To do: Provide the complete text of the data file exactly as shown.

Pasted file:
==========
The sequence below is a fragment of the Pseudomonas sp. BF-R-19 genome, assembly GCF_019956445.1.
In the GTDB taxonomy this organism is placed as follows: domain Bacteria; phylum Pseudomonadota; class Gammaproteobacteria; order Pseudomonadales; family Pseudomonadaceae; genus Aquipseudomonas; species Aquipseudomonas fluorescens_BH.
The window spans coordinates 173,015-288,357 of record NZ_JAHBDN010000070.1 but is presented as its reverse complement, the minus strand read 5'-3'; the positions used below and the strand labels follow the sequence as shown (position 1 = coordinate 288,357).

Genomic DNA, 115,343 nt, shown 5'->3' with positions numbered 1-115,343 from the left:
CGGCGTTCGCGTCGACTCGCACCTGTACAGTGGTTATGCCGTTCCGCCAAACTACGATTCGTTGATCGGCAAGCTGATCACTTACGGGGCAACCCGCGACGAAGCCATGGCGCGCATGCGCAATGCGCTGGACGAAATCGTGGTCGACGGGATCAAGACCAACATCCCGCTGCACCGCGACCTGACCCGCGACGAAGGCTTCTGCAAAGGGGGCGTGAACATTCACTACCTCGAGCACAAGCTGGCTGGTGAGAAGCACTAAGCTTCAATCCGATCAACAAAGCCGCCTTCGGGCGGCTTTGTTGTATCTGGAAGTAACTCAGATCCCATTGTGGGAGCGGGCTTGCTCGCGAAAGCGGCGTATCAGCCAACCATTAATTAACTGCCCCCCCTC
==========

The sequence below is a fragment of the Pseudomonas sp. BF-R-19 genome, assembly GCF_019956445.1.
In the GTDB taxonomy this organism is placed as follows: domain Bacteria; phylum Pseudomonadota; class Gammaproteobacteria; order Pseudomonadales; family Pseudomonadaceae; genus Aquipseudomonas; species Aquipseudomonas fluorescens_BH.
The window spans coordinates 173,015-288,357 of record NZ_JAHBDN010000070.1 but is presented as its reverse complement, the minus strand read 5'-3'; the positions used below and the strand labels follow the sequence as shown (position 1 = coordinate 288,357).

Genomic DNA, 115,343 nt, shown 5'->3' with positions numbered 1-115,343 from the left:
CGGCGTTCGCGTCGACTCGCACCTGTACAGTGGTTATGCCGTTCCGCCAAACTACGATTCGTTGATCGGCAAGCTGATCACTTACGGGGCAACCCGCGACGAAGCCATGGCGCGCATGCGCAATGCGCTGGACGAAATCGTGGTCGACGGGATCAAGACCAACATCCCGCTGCACCGCGACCTGACCCGCGACGAAGGCTTCTGCAAAGGGGGCGTGAACATTCACTACCTCGAGCACAAGCTGGCTGGTGAGAAGCACTAAGCTTCAATCCGATCAACAAAGCCGCCTTCGGGCGGCTTTGTTGTATCTGGAAGTAACTCAGATCCCATTGTGGGAGCGGGCTTGCTCGCGAAAGCGGCGTATCAGCCAACCATTAATTAACTGCCCCCCCTC